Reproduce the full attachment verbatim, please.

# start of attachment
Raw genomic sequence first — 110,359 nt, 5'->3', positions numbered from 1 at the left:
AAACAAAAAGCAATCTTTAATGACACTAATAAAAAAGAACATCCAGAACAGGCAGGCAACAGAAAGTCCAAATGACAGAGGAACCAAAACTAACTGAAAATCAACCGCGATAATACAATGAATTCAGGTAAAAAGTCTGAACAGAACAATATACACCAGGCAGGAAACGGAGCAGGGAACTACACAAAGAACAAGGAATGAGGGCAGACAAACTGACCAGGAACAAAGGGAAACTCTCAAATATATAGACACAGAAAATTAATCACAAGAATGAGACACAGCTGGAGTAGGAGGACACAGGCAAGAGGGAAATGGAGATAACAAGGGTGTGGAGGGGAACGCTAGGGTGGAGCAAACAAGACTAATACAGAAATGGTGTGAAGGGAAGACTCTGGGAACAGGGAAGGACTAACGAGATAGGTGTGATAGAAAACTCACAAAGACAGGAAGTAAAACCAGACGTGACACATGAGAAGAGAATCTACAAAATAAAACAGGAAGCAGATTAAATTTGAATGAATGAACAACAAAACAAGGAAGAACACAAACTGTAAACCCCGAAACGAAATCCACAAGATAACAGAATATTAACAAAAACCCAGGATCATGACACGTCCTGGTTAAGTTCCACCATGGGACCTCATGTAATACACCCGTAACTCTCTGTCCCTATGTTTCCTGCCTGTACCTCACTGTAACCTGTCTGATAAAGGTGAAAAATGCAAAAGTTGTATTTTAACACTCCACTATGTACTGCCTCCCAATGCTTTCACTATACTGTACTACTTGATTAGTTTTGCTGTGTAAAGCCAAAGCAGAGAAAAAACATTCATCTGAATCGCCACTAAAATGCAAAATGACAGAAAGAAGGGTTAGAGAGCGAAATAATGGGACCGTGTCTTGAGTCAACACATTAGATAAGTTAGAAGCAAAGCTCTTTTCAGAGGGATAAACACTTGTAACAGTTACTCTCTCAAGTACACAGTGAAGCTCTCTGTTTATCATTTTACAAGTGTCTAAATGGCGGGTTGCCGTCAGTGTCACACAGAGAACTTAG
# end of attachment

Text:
Raw genomic sequence first — 110,359 nt, 5'->3', positions numbered from 1 at the left:
AAACAAAAAGCAATCTTTAATGACACTAATAAAAAAGAACATCCAGAACAGGCAGGCAACAGAAAGTCCAAATGACAGAGGAACCAAAACTAACTGAAAATCAACCGCGATAATACAATGAATTCAGGTAAAAAGTCTGAACAGAACAATATACACCAGGCAGGAAACGGAGCAGGGAACTACACAAAGAACAAGGAATGAGGGCAGACAAACTGACCAGGAACAAAGGGAAACTCTCAAATATATAGACACAGAAAATTAATCACAAGAATGAGACACAGCTGGAGTAGGAGGACACAGGCAAGAGGGAAATGGAGATAACAAGGGTGTGGAGGGGAACGCTAGGGTGGAGCAAACAAGACTAATACAGAAATGGTGTGAAGGGAAGACTCTGGGAACAGGGAAGGACTAACGAGATAGGTGTGATAGAAAACTCACAAAGACAGGAAGTAAAACCAGACGTGACACATGAGAAGAGAATCTACAAAATAAAACAGGAAGCAGATTAAATTTGAATGAATGAACAACAAAACAAGGAAGAACACAAACTGTAAACCCCGAAACGAAATCCACAAGATAACAGAATATTAACAAAAACCCAGGATCATGACACGTCCTGGTTAAGTTCCACCATGGGACCTCATGTAATACACCCGTAACTCTCTGTCCCTATGTTTCCTGCCTGTACCTCACTGTAACCTGTCTGATAAAGGTGAAAAATGCAAAAGTTGTATTTTAACACTCCACTATGTACTGCCTCCCAATGCTTTCACTATACTGTACTACTTGATTAGTTTTGCTGTGTAAAGCCAAAGCAGAGAAAAAACATTCATCTGAATCGCCACTAAAATGCAAAATGACAGAAAGAAGGGTTAGAGAGCGAAATAATGGGACCGTGTCTTGAGTCAACACATTAGATAAGTTAGAAGCAAAGCTCTTTTCAGAGGGATAAACACTTGTAACAGTTACTCTCTCAAGTACACAGTGAAGCTCTCTGTTTATCATTTTACAAGTGTCTAAATGGCGGGTTGCCGTCAGTGTCACACAGAGAACTTAG